Springdale Mason Pediatrics

Splinters (Slivers)

Definition

  • A foreign body (FB) is stuck in the skin
  • Some examples are a splinter of wood or sliver of glass

Call or Return If

  • You can't get the FB out
  • FB is out, but pain gets worse
  • Starts to look infected
  • You think your child needs to be seen
  • Your child becomes worse

About This Topic

Symptoms

  • Pain. Most tiny slivers in the top layer of skin do not cause much pain. An example of these tiny slivers are plant stickers. Foreign bodies that are deeper or go straight down are usually painful to pressure. FBs in the foot are very painful with standing or walking.
  • Foreign Body Sensation. Older children may complain about something being in the skin. ("I feel something in there.")

Types of Foreign Bodies (FBs)

  • Wood-organic FBs: splinters, cactus spines, thorns, toothpicks
  • Metallic FBs: nails, sewing needles, pins, tacks
  • Glass FBs
  • Plastic FBs

Causes

  • Tiny pain-free slivers near the surface that don't need to be removed
  • Tiny plant or cactus spines or fiberglass spicules that need to be removed
  • Minor sliver, splinter or thorn that needs removal

After Care Advice

Tiny, Pain-Free Slivers:
  • Tiny, pain-free slivers near the skin surface can be left in.
  • They will slowly work their way out with normal shedding of the skin.
  • Sometimes, the body also will reject them by forming a little pimple. This will drain on its own. Or you can open up the pimple with a clean needle.
Tiny Painful Plant Stickers:
  • Plant stickers or cactus spines are hard to remove. Fiberglass spicules may also be hard to get out. Reason: They are fragile. Most often, they break when pressure is applied with a tweezers.
  • Tape. First, try touching the spot lightly with tape. The stickers should attach to the tape. You can use packaging tape, duct tape or another very sticky tape.
  • Wax Hair Remover. If tape doesn't work, use wax hair remover. Put a thin layer on. Let it air dry for 5 minutes. You can also speed up the process with a hair dryer. Then peel it off with the stickers. Most will be removed. The others will usually work themselves out with normal shedding of the skin.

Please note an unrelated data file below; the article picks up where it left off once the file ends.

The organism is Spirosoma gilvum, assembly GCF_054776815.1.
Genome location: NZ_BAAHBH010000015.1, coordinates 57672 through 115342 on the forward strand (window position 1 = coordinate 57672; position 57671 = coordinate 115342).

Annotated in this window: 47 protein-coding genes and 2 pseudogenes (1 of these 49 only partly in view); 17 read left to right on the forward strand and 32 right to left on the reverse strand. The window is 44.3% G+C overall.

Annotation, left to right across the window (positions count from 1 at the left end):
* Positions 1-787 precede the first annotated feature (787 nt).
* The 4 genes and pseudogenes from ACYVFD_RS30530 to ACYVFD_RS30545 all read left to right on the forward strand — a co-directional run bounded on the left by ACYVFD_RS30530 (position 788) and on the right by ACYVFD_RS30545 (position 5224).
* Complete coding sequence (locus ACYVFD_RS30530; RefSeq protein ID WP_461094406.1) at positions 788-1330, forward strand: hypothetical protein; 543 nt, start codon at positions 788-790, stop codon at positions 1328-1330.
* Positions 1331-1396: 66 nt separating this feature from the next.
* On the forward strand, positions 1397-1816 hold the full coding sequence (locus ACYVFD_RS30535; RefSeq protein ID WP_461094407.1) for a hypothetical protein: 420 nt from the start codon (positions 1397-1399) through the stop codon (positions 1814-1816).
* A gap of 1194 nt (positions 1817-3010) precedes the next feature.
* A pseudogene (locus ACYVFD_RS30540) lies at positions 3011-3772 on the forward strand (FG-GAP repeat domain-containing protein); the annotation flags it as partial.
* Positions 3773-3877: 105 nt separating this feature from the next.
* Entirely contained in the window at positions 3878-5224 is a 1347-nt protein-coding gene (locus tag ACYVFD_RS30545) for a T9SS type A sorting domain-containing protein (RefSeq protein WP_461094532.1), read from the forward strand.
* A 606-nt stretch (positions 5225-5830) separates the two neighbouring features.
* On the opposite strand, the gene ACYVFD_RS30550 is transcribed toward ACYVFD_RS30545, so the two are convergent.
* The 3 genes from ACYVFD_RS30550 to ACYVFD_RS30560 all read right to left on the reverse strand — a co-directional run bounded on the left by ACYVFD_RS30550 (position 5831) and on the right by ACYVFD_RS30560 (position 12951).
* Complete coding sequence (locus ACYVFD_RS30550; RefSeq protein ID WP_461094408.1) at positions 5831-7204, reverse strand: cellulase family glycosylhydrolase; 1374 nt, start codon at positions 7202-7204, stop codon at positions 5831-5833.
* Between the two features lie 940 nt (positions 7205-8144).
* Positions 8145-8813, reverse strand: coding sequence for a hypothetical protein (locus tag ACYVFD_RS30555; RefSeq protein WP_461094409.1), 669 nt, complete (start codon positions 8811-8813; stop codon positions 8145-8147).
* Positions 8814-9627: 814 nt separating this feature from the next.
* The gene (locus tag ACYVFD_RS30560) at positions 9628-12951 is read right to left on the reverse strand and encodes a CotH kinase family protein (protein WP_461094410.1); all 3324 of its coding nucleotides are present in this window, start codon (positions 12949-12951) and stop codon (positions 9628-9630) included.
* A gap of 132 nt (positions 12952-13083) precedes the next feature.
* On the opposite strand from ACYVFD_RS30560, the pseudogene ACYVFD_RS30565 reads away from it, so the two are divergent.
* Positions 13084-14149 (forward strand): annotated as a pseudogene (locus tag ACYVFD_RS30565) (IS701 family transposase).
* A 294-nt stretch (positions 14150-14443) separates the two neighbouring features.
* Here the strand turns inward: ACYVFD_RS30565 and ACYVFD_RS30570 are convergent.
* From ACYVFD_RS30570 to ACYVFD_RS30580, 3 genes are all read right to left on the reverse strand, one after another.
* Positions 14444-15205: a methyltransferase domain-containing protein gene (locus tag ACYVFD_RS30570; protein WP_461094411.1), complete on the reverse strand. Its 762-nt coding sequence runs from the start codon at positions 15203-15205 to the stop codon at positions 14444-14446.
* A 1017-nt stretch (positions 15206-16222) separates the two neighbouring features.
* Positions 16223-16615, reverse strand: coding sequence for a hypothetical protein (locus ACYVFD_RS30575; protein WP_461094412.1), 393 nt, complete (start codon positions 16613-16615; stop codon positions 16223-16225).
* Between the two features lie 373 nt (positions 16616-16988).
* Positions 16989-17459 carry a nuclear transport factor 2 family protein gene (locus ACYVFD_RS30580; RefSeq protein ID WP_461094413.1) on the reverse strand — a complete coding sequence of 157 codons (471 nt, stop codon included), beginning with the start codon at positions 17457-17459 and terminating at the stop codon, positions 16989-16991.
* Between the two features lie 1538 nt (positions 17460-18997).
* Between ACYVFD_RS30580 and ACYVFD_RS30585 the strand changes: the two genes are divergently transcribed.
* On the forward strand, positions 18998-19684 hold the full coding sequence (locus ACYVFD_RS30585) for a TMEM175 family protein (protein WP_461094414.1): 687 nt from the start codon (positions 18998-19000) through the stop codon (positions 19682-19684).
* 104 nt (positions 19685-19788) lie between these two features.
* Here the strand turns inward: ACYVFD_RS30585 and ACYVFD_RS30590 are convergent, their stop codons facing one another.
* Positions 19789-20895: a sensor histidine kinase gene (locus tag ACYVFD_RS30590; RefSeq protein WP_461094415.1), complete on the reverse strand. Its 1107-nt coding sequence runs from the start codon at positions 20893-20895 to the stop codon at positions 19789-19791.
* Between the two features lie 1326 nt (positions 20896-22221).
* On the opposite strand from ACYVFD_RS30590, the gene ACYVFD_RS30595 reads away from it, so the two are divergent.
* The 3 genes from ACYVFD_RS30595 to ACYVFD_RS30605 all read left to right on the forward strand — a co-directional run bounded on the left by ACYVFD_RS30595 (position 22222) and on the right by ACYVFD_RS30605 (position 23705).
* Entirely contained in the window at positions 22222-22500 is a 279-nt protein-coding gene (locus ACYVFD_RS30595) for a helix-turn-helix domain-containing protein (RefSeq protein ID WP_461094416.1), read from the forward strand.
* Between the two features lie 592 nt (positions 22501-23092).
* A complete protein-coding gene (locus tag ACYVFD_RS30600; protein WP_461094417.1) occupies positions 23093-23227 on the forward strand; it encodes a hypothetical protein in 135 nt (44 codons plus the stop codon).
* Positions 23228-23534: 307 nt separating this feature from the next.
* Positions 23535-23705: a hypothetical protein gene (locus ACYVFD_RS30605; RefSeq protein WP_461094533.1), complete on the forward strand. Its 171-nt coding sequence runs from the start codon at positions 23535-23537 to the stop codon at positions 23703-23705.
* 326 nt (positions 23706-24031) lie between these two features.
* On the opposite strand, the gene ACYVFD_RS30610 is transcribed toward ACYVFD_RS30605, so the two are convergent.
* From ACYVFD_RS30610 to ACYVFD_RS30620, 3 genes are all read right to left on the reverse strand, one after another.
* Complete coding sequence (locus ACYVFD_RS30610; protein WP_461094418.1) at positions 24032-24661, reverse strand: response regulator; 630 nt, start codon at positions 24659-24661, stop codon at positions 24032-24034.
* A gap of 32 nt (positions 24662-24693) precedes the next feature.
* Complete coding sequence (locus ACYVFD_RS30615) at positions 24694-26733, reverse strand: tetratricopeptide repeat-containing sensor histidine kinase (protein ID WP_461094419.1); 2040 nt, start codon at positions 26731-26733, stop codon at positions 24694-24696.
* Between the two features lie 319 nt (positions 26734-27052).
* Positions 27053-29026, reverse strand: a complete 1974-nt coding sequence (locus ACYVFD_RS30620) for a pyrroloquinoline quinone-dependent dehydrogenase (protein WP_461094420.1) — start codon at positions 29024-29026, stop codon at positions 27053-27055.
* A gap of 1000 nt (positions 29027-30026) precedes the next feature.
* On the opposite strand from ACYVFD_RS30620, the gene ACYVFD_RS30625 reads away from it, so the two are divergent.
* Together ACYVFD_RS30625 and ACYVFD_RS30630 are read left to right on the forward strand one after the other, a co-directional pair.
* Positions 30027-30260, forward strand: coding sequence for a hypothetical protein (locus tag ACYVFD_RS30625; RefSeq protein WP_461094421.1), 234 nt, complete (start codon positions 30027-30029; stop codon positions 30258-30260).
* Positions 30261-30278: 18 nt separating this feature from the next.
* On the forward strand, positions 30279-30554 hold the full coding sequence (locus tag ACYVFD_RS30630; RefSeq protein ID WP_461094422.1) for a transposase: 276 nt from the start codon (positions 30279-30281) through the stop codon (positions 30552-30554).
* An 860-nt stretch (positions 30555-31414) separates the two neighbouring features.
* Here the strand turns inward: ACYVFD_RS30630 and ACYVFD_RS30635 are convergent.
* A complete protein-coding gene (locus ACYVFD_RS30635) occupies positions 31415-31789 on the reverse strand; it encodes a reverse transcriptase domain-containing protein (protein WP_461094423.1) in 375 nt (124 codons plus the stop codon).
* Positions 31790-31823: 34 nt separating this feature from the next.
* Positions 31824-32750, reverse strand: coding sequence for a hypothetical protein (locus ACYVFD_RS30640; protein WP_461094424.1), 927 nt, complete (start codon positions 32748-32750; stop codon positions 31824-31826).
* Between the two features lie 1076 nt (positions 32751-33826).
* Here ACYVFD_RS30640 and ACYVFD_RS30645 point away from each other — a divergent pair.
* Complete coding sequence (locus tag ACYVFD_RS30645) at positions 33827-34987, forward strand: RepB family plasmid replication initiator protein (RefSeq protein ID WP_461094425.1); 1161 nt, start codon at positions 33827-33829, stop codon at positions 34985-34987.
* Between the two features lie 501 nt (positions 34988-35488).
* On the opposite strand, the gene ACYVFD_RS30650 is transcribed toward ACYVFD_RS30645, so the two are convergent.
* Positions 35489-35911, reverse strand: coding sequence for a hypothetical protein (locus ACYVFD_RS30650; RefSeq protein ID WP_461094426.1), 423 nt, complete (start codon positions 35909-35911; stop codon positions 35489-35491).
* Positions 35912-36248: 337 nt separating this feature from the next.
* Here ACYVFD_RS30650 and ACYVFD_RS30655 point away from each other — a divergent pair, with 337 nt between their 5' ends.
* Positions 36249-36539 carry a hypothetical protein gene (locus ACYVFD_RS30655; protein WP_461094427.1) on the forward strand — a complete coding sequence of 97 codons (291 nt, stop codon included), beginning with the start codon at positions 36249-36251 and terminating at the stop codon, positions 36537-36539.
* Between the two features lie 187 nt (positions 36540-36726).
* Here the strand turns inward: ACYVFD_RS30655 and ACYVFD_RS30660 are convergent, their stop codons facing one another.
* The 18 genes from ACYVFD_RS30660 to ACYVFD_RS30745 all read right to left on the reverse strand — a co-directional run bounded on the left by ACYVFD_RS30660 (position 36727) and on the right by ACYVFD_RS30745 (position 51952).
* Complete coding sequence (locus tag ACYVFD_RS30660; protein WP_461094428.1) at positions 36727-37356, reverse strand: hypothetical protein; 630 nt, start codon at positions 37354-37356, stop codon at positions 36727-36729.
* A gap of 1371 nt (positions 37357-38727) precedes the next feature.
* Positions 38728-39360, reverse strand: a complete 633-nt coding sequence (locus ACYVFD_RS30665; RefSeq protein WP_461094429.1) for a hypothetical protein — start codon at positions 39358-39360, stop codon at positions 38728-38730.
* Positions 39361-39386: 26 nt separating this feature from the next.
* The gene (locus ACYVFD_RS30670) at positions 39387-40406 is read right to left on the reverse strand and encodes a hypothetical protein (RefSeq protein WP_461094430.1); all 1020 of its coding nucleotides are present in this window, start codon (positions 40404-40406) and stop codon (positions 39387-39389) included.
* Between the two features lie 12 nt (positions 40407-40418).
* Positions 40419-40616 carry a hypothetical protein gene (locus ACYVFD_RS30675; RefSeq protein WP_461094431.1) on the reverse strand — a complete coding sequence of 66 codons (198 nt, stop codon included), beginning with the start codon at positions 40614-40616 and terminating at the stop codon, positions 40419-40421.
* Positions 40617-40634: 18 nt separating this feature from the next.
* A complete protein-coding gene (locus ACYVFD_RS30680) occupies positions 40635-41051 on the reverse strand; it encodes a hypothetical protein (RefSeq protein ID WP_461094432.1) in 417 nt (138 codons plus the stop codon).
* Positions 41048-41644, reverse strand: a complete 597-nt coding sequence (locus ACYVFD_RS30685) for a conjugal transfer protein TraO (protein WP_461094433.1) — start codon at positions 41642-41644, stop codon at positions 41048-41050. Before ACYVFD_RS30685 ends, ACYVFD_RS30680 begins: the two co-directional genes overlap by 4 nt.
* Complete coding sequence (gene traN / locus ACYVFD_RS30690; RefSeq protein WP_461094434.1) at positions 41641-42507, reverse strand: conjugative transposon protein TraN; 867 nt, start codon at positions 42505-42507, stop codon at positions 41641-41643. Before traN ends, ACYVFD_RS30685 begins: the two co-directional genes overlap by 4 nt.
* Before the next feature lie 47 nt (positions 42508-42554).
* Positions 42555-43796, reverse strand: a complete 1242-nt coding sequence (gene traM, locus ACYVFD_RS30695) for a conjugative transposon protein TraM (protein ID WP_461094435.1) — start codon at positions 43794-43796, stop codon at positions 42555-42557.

Needle and Tweezers:
  • For large slivers or thorns, remove with a needle and tweezers.
  • Check the tweezers first. Be certain the ends (pickups) meet exactly. If they do not, bend them. Clean the tool with rubbing alcohol before using them.
  • Clean the skin around the sliver briefly with rubbing alcohol. Do this before trying to remove it. If you don't have any, use soap and water. Caution: Don't soak the spot if the foreign body is wood. Reason: Can cause swelling of the splinter.
  • Use the needle to uncover the large end of the sliver. Use good lighting. A magnifying glass may help.
  • Grasp the end firmly with the tweezers. Pull it out at the same angle that it went in. Get a good grip the first time. This is important for slivers that go straight into the skin. This is also important for those trapped under the fingernail.
  • For slivers under a fingernail, sometimes part of the nail must be cut away. Use a fine scissors to expose the end of the sliver.
  • Slivers (where you can see all of it) often can be removed at home. Pull on the end. If the end breaks off, open the skin with a sterile needle. Go along the length of the sliver and flick it out.
Antibiotic Ointment:
  • Wash the area with soap and water before and after removal.
  • Use an antibiotic ointment once after sliver is taken out. An example is Polysporin. No prescription is needed. This will help to decrease the risk of infection.

Author: Barton Schmitt MD, FAAP
Copyright 2000-2020 Schmitt Pediatric Guidelines LLC
Disclaimer: This health information is for educational purposes only. You the reader assume full responsibility for how you choose to use it.
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